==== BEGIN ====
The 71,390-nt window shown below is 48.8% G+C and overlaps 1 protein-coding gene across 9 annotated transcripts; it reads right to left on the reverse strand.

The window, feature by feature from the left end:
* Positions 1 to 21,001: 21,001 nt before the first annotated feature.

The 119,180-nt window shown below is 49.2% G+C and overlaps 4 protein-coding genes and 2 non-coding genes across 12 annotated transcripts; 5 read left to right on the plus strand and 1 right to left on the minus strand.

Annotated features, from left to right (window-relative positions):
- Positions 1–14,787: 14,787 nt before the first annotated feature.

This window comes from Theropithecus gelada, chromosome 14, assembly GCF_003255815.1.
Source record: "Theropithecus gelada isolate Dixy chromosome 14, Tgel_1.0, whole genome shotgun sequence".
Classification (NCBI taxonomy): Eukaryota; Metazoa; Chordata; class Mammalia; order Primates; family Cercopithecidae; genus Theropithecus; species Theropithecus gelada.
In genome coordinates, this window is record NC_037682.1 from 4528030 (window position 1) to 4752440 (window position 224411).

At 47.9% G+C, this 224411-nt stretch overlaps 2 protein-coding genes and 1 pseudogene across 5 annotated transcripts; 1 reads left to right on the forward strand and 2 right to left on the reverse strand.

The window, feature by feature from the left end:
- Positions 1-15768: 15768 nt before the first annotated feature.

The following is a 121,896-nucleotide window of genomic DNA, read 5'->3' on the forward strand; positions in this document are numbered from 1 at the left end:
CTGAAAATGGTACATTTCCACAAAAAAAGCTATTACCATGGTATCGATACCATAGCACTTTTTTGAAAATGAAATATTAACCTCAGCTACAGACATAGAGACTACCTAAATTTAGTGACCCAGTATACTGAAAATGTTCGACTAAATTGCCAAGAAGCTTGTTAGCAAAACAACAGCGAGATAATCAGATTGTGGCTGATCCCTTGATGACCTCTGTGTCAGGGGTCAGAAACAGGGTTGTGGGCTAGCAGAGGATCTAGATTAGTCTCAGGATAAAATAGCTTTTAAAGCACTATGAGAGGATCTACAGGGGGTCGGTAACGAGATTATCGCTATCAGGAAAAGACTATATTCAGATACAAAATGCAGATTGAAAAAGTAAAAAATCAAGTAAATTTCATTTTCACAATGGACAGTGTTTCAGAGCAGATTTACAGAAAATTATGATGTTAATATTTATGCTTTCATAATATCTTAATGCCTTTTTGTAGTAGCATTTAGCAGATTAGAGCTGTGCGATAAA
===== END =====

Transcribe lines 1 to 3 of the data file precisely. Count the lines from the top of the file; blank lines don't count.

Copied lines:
The 71,390-nt window shown below is 48.8% G+C and overlaps 1 protein-coding gene across 9 annotated transcripts; it reads right to left on the reverse strand.

The window, feature by feature from the left end:
* Positions 1 to 21,001: 21,001 nt before the first annotated feature.